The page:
Understanding the human visual system: the PARIETAL project team publishes new results
The PARIETAL project team, in partnership with Telecom ParisTech has published a paper entitled: “Seeing it all: Convolutional network layers map the function of the human visual system”, which reveals that models used by computer for image recognition have much in common with the human brain.
Studies of human vision and research into computer vision are carried out in two separate, yet mutually aware, worlds. In the PARIETAL project team, Michael Eickenberg, Gaël Varoquaux and Bertrand Thirion, in partnership with Alexandre Gramfort (Telecom ParisTech), studied the relationship between the human brain and artificial-intelligence models that solve the same image interpretation problems on a computer. Research has shown that computer vision, which is artificially created, shares certain properties with the human brain.
Gaël Varoquaux explains: " We have shown that the best models developed so far in the field of image recognition by computers have a similar architecture the human brain, and that these models can be used to map the human visual system more and more effectively .”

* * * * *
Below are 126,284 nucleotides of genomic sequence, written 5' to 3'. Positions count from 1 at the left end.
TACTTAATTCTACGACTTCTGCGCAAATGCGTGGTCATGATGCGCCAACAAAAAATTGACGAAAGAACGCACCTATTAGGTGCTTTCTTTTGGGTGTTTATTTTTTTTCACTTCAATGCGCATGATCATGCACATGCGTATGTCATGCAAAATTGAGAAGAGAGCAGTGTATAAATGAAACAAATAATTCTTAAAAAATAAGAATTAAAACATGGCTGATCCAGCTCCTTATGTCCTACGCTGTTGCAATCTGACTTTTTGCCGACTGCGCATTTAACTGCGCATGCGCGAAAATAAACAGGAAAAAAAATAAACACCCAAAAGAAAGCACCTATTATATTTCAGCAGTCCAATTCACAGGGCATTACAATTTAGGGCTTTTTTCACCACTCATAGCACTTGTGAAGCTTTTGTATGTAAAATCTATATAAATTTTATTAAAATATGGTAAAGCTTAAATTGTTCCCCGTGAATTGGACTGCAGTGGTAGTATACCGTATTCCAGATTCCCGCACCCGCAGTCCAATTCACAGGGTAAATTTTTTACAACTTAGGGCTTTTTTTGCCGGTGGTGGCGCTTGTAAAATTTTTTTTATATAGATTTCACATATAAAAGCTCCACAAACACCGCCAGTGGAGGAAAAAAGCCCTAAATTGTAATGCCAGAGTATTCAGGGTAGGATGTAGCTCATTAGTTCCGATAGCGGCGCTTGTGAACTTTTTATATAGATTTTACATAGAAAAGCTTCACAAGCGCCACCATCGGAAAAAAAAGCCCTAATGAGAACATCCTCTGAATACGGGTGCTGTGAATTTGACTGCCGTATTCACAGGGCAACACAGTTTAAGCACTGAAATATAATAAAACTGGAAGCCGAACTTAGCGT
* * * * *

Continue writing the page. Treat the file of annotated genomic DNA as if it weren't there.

Historically, there has always been much back and worth between studies of the human brain and those in artificial intelligence, since both objects solve the same problem and are guided by the nature of images. The results obtained by the PARIETAL team show that the more progress is made in research, the closer the resemblance between artificial intelligence technology and the mechanisms of the brain with regard to image recognition.
“We do know that artificial image recognition models lack some of the mechanisms found in the brain, in particular when it comes to understanding ambiguous images. These models are not intended to be carbon copies of the brain and, when used to study the brain, they are only approximations. We have nevertheless shown that they are good approximations , because the results capture many aspects of the brain and generalise throughout many experiments,” Gaël Varoquaux concludes.